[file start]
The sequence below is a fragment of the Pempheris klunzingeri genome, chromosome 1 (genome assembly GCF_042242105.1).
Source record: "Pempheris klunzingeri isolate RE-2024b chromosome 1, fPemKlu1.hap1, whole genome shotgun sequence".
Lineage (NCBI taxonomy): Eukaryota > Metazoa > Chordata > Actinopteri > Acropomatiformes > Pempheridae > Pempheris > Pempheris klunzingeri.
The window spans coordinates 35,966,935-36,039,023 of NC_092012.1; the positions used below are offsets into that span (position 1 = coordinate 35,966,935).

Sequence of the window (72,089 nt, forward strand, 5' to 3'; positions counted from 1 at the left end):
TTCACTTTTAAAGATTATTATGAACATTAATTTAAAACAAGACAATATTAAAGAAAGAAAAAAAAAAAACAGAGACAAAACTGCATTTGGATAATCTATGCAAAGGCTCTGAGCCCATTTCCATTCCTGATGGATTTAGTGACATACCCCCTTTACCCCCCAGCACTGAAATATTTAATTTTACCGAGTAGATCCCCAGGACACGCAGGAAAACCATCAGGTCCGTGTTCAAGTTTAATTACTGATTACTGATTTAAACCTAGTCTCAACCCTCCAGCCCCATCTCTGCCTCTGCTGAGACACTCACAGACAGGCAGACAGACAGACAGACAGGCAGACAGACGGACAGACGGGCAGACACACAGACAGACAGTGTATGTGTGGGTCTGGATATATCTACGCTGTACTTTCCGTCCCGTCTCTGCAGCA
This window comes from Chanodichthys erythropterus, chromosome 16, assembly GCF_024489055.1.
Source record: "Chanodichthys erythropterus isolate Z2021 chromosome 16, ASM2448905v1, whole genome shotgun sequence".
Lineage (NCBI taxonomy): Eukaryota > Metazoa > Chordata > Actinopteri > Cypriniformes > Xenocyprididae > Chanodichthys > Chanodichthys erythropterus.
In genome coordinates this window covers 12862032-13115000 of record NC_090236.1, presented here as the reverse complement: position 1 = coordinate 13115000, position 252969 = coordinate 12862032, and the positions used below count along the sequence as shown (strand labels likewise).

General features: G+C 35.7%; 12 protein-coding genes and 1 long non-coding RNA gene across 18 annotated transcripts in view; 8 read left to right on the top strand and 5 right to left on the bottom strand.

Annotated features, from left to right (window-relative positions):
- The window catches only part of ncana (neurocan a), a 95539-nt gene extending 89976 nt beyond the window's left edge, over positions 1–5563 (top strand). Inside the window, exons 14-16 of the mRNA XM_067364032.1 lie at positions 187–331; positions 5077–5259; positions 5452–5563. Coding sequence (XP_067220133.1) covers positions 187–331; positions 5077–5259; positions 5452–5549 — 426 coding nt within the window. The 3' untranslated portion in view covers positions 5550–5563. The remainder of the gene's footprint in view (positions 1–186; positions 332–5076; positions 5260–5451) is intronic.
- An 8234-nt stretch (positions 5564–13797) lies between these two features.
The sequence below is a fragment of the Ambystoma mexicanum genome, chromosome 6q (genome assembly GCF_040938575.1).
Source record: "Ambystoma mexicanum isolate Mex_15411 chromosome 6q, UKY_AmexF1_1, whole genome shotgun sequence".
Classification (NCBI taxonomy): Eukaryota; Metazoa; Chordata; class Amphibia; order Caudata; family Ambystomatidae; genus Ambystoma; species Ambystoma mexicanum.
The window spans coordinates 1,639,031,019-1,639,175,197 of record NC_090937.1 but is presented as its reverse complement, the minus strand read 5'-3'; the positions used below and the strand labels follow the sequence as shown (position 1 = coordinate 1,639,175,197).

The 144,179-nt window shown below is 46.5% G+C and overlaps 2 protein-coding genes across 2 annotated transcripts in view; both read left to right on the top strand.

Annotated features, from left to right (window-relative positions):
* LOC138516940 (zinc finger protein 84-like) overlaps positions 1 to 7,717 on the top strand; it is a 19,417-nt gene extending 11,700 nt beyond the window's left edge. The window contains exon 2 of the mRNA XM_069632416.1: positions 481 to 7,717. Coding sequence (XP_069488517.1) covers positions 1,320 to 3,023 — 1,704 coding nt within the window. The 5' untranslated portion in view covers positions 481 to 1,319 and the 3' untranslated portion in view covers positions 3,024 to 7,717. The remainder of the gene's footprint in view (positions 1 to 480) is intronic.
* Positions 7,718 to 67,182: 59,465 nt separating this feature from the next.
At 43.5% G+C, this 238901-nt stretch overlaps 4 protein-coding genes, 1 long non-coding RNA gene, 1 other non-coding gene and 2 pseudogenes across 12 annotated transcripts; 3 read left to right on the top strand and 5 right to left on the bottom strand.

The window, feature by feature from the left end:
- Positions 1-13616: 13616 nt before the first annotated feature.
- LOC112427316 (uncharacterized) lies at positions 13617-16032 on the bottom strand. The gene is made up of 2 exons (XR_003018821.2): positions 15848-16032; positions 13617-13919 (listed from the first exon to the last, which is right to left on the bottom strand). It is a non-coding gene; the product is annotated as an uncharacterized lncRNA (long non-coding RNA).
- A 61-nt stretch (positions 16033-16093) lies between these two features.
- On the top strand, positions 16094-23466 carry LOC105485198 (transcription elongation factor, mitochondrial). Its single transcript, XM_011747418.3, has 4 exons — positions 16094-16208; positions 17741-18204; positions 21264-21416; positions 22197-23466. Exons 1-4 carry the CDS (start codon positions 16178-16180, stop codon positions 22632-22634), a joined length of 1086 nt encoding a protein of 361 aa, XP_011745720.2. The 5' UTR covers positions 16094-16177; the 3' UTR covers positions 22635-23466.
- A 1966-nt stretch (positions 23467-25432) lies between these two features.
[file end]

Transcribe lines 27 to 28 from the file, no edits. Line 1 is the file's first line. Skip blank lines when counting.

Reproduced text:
- A 61-nt stretch (positions 16033-16093) lies between these two features.
- On the top strand, positions 16094-23466 carry LOC105485198 (transcription elongation factor, mitochondrial). Its single transcript, XM_011747418.3, has 4 exons — positions 16094-16208; positions 17741-18204; positions 21264-21416; positions 22197-23466. Exons 1-4 carry the CDS (start codon positions 16178-16180, stop codon positions 22632-22634), a joined length of 1086 nt encoding a protein of 361 aa, XP_011745720.2. The 5' UTR covers positions 16094-16177; the 3' UTR covers positions 22635-23466.